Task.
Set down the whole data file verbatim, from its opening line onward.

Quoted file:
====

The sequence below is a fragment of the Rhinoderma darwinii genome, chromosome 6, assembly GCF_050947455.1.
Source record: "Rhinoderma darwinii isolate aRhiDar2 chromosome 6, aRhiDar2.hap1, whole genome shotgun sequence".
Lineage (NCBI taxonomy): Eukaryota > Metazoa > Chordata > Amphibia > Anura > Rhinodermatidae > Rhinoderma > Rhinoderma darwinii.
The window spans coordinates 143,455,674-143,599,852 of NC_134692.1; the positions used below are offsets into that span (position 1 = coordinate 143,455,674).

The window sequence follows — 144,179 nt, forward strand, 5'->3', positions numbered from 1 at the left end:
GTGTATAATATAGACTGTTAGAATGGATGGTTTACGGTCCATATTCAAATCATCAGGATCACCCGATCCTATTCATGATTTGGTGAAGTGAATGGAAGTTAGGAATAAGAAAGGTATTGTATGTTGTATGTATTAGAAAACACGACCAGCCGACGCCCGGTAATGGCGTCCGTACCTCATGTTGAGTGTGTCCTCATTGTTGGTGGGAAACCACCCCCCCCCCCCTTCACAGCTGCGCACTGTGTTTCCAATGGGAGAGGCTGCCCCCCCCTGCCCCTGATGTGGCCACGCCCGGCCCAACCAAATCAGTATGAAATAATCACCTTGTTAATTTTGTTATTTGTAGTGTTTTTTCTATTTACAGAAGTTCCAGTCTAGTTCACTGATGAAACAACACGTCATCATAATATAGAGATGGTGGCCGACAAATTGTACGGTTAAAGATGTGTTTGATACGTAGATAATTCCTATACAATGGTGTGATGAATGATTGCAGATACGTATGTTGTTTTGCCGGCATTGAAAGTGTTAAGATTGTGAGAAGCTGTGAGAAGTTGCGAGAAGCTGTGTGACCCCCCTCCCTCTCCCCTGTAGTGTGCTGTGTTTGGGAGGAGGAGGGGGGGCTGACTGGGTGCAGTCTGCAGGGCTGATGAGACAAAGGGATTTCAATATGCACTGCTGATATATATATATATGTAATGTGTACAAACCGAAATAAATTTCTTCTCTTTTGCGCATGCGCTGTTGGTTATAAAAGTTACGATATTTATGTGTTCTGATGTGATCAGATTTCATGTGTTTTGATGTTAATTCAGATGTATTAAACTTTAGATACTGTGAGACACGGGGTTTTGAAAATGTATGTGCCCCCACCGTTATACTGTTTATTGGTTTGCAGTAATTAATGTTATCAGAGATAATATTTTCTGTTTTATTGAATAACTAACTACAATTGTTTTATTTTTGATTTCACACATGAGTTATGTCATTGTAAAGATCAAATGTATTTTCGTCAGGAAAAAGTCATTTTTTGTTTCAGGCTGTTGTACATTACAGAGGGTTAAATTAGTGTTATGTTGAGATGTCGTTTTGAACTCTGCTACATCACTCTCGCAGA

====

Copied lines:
The sequence below is a fragment of the Rhinoderma darwinii genome, chromosome 6, assembly GCF_050947455.1.
Source record: "Rhinoderma darwinii isolate aRhiDar2 chromosome 6, aRhiDar2.hap1, whole genome shotgun sequence".
Lineage (NCBI taxonomy): Eukaryota > Metazoa > Chordata > Amphibia > Anura > Rhinodermatidae > Rhinoderma > Rhinoderma darwinii.
The window spans coordinates 143,455,674-143,599,852 of NC_134692.1; the positions used below are offsets into that span (position 1 = coordinate 143,455,674).

The window sequence follows — 144,179 nt, forward strand, 5'->3', positions numbered from 1 at the left end:
GTGTATAATATAGACTGTTAGAATGGATGGTTTACGGTCCATATTCAAATCATCAGGATCACCCGATCCTATTCATGATTTGGTGAAGTGAATGGAAGTTAGGAATAAGAAAGGTATTGTATGTTGTATGTATTAGAAAACACGACCAGCCGACGCCCGGTAATGGCGTCCGTACCTCATGTTGAGTGTGTCCTCATTGTTGGTGGGAAACCACCCCCCCCCCCCTTCACAGCTGCGCACTGTGTTTCCAATGGGAGAGGCTGCCCCCCCCTGCCCCTGATGTGGCCACGCCCGGCCCAACCAAATCAGTATGAAATAATCACCTTGTTAATTTTGTTATTTGTAGTGTTTTTTCTATTTACAGAAGTTCCAGTCTAGTTCACTGATGAAACAACACGTCATCATAATATAGAGATGGTGGCCGACAAATTGTACGGTTAAAGATGTGTTTGATACGTAGATAATTCCTATACAATGGTGTGATGAATGATTGCAGATACGTATGTTGTTTTGCCGGCATTGAAAGTGTTAAGATTGTGAGAAGCTGTGAGAAGTTGCGAGAAGCTGTGTGACCCCCCTCCCTCTCCCCTGTAGTGTGCTGTGTTTGGGAGGAGGAGGGGGGGCTGACTGGGTGCAGTCTGCAGGGCTGATGAGACAAAGGGATTTCAATATGCACTGCTGATATATATATATATGTAATGTGTACAAACCGAAATAAATTTCTTCTCTTTTGCGCATGCGCTGTTGGTTATAAAAGTTACGATATTTATGTGTTCTGATGTGATCAGATTTCATGTGTTTTGATGTTAATTCAGATGTATTAAACTTTAGATACTGTGAGACACGGGGTTTTGAAAATGTATGTGCCCCCACCGTTATACTGTTTATTGGTTTGCAGTAATTAATGTTATCAGAGATAATATTTTCTGTTTTATTGAATAACTAACTACAATTGTTTTATTTTTGATTTCACACATGAGTTATGTCATTGTAAAGATCAAATGTATTTTCGTCAGGAAAAAGTCATTTTTTGTTTCAGGCTGTTGTACATTACAGAGGGTTAAATTAGTGTTATGTTGAGATGTCGTTTTGAACTCTGCTACATCACTCTCGCAGA